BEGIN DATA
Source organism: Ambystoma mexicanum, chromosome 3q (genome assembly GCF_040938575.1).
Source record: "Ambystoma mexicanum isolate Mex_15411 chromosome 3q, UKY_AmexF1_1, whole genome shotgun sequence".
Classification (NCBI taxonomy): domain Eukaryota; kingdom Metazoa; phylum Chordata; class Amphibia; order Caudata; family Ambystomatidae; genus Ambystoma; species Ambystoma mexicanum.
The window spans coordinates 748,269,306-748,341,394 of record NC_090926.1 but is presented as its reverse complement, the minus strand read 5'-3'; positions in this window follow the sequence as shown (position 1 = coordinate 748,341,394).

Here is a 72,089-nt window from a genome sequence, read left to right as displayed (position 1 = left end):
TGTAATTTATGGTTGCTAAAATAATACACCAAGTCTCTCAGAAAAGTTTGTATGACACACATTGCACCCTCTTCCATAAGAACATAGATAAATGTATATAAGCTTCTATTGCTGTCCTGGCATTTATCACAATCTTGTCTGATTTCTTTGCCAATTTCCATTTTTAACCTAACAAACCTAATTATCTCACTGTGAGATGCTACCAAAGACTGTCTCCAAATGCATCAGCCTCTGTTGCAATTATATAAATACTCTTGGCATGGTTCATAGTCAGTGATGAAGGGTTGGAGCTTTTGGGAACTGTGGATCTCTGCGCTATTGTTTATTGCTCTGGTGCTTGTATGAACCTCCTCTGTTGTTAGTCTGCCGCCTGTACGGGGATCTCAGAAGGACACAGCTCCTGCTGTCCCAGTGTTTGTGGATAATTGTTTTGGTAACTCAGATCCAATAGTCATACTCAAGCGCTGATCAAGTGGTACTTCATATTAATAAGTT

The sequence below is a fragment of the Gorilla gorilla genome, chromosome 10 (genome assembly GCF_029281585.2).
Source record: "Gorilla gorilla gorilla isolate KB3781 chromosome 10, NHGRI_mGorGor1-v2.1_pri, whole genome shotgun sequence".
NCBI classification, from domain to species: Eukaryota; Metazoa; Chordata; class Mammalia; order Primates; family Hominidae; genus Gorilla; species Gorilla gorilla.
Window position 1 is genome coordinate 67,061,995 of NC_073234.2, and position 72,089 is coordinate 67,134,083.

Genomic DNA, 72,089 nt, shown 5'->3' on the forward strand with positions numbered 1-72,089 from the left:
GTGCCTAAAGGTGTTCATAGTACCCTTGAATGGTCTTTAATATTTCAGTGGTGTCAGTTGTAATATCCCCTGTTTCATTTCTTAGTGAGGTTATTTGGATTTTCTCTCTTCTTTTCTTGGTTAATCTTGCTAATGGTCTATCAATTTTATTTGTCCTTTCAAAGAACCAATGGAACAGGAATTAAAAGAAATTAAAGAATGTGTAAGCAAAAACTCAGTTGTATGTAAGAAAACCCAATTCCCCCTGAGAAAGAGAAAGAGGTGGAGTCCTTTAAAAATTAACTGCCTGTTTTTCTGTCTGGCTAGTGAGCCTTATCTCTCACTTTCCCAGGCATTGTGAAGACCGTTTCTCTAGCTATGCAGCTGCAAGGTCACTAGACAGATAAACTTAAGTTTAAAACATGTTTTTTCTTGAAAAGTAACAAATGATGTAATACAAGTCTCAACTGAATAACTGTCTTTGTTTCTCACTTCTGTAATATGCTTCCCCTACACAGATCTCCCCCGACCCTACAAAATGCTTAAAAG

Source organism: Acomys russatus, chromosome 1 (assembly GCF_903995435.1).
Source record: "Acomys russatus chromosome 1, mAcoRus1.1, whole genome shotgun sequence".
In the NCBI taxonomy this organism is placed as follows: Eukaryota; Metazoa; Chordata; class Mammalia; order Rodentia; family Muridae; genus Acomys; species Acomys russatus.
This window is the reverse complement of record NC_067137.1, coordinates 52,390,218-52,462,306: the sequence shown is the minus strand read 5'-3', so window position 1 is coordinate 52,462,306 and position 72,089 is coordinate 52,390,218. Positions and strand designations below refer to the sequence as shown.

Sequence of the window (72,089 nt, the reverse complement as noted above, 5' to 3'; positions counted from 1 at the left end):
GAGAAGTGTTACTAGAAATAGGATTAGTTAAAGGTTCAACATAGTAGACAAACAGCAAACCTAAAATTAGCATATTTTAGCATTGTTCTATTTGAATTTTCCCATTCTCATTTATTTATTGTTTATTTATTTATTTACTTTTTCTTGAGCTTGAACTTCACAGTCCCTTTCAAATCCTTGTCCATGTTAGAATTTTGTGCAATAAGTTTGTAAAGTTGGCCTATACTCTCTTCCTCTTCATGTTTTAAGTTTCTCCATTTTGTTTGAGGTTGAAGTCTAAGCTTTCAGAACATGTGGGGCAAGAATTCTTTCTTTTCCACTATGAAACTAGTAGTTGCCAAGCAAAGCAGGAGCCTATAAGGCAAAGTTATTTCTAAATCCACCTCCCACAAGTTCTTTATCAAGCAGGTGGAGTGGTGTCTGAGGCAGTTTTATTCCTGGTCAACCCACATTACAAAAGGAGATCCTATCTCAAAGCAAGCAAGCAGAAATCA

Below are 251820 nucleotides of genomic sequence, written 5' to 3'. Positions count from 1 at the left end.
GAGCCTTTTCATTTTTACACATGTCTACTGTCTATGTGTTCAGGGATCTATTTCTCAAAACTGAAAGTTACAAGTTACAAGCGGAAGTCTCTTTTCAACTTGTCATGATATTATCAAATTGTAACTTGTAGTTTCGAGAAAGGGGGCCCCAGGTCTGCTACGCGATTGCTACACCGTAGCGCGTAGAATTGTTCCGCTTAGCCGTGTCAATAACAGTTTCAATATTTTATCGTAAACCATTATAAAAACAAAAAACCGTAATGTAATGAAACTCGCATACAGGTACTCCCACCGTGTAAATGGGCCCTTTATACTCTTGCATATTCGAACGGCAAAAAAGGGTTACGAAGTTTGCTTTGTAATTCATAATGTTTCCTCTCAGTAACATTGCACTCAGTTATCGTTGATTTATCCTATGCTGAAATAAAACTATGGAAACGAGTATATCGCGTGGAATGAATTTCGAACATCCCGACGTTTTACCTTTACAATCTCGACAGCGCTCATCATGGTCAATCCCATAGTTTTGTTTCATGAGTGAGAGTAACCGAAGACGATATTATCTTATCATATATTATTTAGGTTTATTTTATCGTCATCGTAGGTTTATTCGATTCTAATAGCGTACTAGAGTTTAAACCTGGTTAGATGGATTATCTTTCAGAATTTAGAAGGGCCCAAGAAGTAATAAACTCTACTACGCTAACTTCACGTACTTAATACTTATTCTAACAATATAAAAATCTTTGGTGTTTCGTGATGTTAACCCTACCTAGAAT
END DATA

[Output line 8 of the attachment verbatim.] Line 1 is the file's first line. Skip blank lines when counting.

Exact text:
Source record: "Gorilla gorilla gorilla isolate KB3781 chromosome 10, NHGRI_mGorGor1-v2.1_pri, whole genome shotgun sequence".